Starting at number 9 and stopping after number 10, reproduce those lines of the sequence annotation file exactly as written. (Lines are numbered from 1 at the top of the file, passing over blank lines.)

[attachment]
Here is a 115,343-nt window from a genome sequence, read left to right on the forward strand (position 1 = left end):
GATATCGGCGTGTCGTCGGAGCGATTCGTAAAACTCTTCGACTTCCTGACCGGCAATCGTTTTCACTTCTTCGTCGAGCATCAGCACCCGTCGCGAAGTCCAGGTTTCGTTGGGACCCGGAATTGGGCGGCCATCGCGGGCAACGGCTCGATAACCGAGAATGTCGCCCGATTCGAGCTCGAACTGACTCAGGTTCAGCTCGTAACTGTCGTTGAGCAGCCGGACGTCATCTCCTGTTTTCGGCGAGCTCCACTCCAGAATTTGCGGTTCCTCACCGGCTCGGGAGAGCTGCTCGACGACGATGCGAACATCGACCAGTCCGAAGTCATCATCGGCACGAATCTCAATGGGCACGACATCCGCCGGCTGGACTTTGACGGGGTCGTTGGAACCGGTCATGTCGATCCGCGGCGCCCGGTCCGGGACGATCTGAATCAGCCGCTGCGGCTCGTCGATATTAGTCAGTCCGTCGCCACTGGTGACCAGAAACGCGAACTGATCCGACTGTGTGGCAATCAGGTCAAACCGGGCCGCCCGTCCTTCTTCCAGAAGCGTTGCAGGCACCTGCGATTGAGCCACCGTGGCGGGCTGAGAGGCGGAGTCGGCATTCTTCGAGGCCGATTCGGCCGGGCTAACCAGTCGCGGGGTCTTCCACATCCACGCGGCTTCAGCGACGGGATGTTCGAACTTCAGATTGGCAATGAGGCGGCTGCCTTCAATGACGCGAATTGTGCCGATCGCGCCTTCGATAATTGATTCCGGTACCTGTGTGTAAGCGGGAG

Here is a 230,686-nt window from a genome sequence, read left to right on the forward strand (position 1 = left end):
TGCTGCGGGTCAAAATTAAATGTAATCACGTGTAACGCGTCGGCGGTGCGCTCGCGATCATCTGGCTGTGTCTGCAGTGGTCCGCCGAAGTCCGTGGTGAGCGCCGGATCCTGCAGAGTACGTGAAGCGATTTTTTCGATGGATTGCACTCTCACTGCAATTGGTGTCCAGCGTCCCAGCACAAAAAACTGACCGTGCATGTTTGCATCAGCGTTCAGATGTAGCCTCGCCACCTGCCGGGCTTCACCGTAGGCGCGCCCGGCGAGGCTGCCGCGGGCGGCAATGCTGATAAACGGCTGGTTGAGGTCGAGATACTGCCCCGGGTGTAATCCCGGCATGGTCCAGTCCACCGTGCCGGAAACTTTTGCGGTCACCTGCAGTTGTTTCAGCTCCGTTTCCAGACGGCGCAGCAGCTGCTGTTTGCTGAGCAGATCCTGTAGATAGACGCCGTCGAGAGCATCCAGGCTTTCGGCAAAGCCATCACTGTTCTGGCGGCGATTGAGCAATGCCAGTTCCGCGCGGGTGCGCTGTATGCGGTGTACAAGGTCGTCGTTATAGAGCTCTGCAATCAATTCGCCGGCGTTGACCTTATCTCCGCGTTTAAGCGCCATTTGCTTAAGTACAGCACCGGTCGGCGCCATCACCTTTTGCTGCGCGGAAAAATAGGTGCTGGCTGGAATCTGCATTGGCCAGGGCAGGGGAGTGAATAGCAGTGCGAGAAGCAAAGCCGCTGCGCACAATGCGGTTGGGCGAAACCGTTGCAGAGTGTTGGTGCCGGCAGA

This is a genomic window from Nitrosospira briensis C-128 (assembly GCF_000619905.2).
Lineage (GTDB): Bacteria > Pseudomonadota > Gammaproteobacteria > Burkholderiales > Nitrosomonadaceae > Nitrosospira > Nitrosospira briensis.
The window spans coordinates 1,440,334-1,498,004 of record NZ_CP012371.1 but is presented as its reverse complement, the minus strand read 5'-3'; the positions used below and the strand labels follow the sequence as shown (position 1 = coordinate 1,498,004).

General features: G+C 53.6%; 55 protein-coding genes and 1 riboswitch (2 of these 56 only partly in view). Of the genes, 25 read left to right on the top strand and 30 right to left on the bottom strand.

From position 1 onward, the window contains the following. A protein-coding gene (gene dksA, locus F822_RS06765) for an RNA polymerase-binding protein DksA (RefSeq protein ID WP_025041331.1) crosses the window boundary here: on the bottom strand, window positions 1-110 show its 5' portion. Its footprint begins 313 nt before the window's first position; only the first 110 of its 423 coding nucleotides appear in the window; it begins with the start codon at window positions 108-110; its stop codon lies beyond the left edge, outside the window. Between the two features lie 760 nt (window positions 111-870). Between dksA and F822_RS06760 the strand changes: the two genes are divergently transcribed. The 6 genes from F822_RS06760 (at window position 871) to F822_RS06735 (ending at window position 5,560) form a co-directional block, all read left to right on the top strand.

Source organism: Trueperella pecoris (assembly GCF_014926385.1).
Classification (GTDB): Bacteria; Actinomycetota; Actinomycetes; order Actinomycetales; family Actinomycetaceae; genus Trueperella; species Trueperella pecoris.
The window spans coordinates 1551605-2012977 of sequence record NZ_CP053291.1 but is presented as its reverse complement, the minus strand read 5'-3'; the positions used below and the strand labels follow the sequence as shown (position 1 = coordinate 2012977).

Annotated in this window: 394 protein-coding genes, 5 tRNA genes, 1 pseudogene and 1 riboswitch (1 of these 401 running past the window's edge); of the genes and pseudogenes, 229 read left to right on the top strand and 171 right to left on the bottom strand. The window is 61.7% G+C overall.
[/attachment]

From position 1 onward, the window contains the following. A protein-coding gene (gene dksA, locus F822_RS06765) for an RNA polymerase-binding protein DksA (RefSeq protein ID WP_025041331.1) crosses the window boundary here: on the bottom strand, window positions 1-110 show its 5' portion. Its footprint begins 313 nt before the window's first position; only the first 110 of its 423 coding nucleotides appear in the window; it begins with the start codon at window positions 108-110; its stop codon lies beyond the left edge, outside the window. Between the two features lie 760 nt (window positions 111-870). Between dksA and F822_RS06760 the strand changes: the two genes are divergently transcribed. The 6 genes from F822_RS06760 (at window position 871) to F822_RS06735 (ending at window position 5,560) form a co-directional block, all read left to right on the top strand.

Source organism: Trueperella pecoris (assembly GCF_014926385.1).